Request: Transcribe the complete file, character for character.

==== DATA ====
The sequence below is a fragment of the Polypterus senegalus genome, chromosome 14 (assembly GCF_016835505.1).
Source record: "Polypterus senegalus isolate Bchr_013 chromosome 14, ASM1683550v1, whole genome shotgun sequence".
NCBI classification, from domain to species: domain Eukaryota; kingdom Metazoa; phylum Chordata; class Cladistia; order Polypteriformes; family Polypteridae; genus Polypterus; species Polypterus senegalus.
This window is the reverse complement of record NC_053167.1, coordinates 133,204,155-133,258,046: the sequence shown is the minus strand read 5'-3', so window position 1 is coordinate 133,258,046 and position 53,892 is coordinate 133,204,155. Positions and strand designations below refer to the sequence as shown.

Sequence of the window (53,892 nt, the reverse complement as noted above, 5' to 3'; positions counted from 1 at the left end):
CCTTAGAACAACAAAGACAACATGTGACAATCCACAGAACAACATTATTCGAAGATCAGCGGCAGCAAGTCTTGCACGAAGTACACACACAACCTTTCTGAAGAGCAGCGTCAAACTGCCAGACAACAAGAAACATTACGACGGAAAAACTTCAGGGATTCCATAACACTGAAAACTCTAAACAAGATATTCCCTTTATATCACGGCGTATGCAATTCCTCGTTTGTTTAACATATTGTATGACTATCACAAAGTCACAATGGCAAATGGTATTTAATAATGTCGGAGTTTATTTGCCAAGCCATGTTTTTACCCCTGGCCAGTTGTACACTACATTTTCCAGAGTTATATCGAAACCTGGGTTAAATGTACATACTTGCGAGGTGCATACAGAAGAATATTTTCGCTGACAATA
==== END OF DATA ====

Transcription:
The sequence below is a fragment of the Polypterus senegalus genome, chromosome 14 (assembly GCF_016835505.1).
Source record: "Polypterus senegalus isolate Bchr_013 chromosome 14, ASM1683550v1, whole genome shotgun sequence".
NCBI classification, from domain to species: domain Eukaryota; kingdom Metazoa; phylum Chordata; class Cladistia; order Polypteriformes; family Polypteridae; genus Polypterus; species Polypterus senegalus.
This window is the reverse complement of record NC_053167.1, coordinates 133,204,155-133,258,046: the sequence shown is the minus strand read 5'-3', so window position 1 is coordinate 133,258,046 and position 53,892 is coordinate 133,204,155. Positions and strand designations below refer to the sequence as shown.

Sequence of the window (53,892 nt, the reverse complement as noted above, 5' to 3'; positions counted from 1 at the left end):
CCTTAGAACAACAAAGACAACATGTGACAATCCACAGAACAACATTATTCGAAGATCAGCGGCAGCAAGTCTTGCACGAAGTACACACACAACCTTTCTGAAGAGCAGCGTCAAACTGCCAGACAACAAGAAACATTACGACGGAAAAACTTCAGGGATTCCATAACACTGAAAACTCTAAACAAGATATTCCCTTTATATCACGGCGTATGCAATTCCTCGTTTGTTTAACATATTGTATGACTATCACAAAGTCACAATGGCAAATGGTATTTAATAATGTCGGAGTTTATTTGCCAAGCCATGTTTTTACCCCTGGCCAGTTGTACACTACATTTTCCAGAGTTATATCGAAACCTGGGTTAAATGTACATACTTGCGAGGTGCATACAGAAGAATATTTTCGCTGACAATA